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Not suitable under 10; parental guidance to 13 (disturbing themes, sexual references)
This topic contains:
|Children under 10||Not suitable due to disturbing themes and sexual references.|
|Children aged 10–13||Parental guidance recommended due to disturbing themes and sexual references.|
|Children over the age of 13||Ok for this age group.|
This section contains details about the movie, including its classification by the Australian Government Classification Board and the associated consumer advice lines.
|Name of movie:||My Life as a Zucchini|
|Consumer advice lines:||Mild themes and sexual references|
This review of the movie contains the following information:
Zucchini (voice of Erick Abbate) is a nine year old boy who suddenly finds himself as an orphan. He is taken to an orphanage by a friendly policeman called Raymond (Nick Offerman) where he is taken into care by Madame Papineau (Susanne Blakeslee). Rosy (Ellen Page), one of the workers at the orphanage, introduces Zucchini to his new companions: Simon (Romy Beckman), Ahmed (Barry Mitchel), Jujube (Elliot Sanchez), Alice (Clara Young) and Beatrice (Olivia Bucknor). At first the children laugh at Zucchini, particularly for his name which is what his mother called him, but they soon become good friends.
Simon is the oldest and can be a bit of a bully but it turns out that he is actually kind hearted. All the children are at the orphanage for different tragic reasons and Simon's is because his parents were both drug addicts. A new girl called Camille (Ness Krell) arrives and Zucchini immediately takes a liking to her. Camille had seen her father shoot her mother dead and then commit suicide. At one time, all of the children visit a ski field where they have a lot of fun skiing and throwing snowballs at each other. Raymond continues to visit Zucchini and often takes him and Camille out on various outings. Raymond becomes increasingly fond of the two children and decides to adopt them. It is a hard decision for Zucchini to make; whether to go with Raymond or stay with his friends.
Children and adolescents may react adversely at different ages to themes of crime, suicide, drug and alcohol dependence, death, serious illness, family breakdown, death or separation from a parent, animal distress or cruelty to animals, children as victims, natural disasters and racism. Occasionally reviews may also signal themes that some parents may simply wish to know about.
Orphans; dysfunctional families; children separated from their parents.
Research shows that children are at risk of learning that violence is an acceptable means of conflict resolution when violence is glamourised, performed by an attractive hero, successful, has few real life consequences, is set in a comic context and / or is mostly perpetrated by male characters with female victims, or by one race against another.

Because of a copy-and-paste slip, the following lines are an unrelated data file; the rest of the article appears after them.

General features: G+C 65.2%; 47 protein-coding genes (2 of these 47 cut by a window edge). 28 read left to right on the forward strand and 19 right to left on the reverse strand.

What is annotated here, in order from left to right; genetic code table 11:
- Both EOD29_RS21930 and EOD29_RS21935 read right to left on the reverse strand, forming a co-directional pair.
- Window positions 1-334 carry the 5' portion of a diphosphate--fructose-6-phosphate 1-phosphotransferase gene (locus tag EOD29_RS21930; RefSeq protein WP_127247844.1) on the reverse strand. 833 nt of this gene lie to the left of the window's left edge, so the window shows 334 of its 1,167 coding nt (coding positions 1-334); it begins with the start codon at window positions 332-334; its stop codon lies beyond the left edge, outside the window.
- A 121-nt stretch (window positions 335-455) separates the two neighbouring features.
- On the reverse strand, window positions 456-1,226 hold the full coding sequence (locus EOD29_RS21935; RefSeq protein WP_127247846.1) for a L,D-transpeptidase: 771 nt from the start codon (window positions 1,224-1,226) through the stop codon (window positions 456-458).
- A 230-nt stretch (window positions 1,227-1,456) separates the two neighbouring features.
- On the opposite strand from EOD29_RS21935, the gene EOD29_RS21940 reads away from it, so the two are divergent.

Repeated exposure to violent content can reinforce the message that violence is an acceptable means of conflict resolution. Repeated exposure also increases the risks that children will become desensitised to the use of violence in real life or develop an exaggerated view about the prevalence and likelihood of violence in their own world.
There is some violence in this movie including:
Children under five are most likely to be frightened by scary visual images, such as monsters, physical transformations.
In addition to the above-mentioned violent scenes, there are some scenes in this movie that could scare or disturb children under the age of five, including the following:
Children aged five to eight will also be frightened by scary visual images and will also be disturbed by depictions of the death of a parent, a child abandoned or separated from parents, children or animals being hurt or threatened and / or natural disasters.
In addition to the above-mentioned violent scenes and scary visual images, there are some scenes in this movie that could scare or disturb children aged five to eight, including the following:
Children aged eight to thirteen are most likely to be frightened by realistic threats and dangers, violence or threat of violence and / or stories in which children are hurt or threatened.
In addition to the above-mentioned violent scenes, there are some scenes in this movie that could scare or disturb children aged eight to thirteen, including the following:
Children over the age of thirteen are most likely to be frightened by realistic physical harm or threats, molestation or sexual assault and / or threats from aliens or the occult.
There are some sexual references in this movie, including:
There is some use of substances in this movie, including:
There is some coarse language in this movie, including:
My Life as a Zucchini is a French claymation movie (with subtitles) that deals with very traumatic childhood situations in a gentle and uplifting manner. The orphaned children are lucky enough to find themselves in a caring facility where they are well looked after and find strong bonds with each other. There are positive outcomes and messages in the movie but some of the content is not suitable for children under 10 and parental guidance is recommended to 13.
The main messages from this movie are the need for love and friendship and that family doesn't need to be a biological one.
Values in this movie that parents may wish to reinforce with their children include:
This movie could also give parents the opportunity to discuss with their children attitudes and behaviours, and their real-life consequences, such as:
Tip: Leave out the first A, An or The
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Content is age appropriate for children this age
Some content may not be appropriate for children this age. Parental guidance recommended
Content is not age appropriate for children this age
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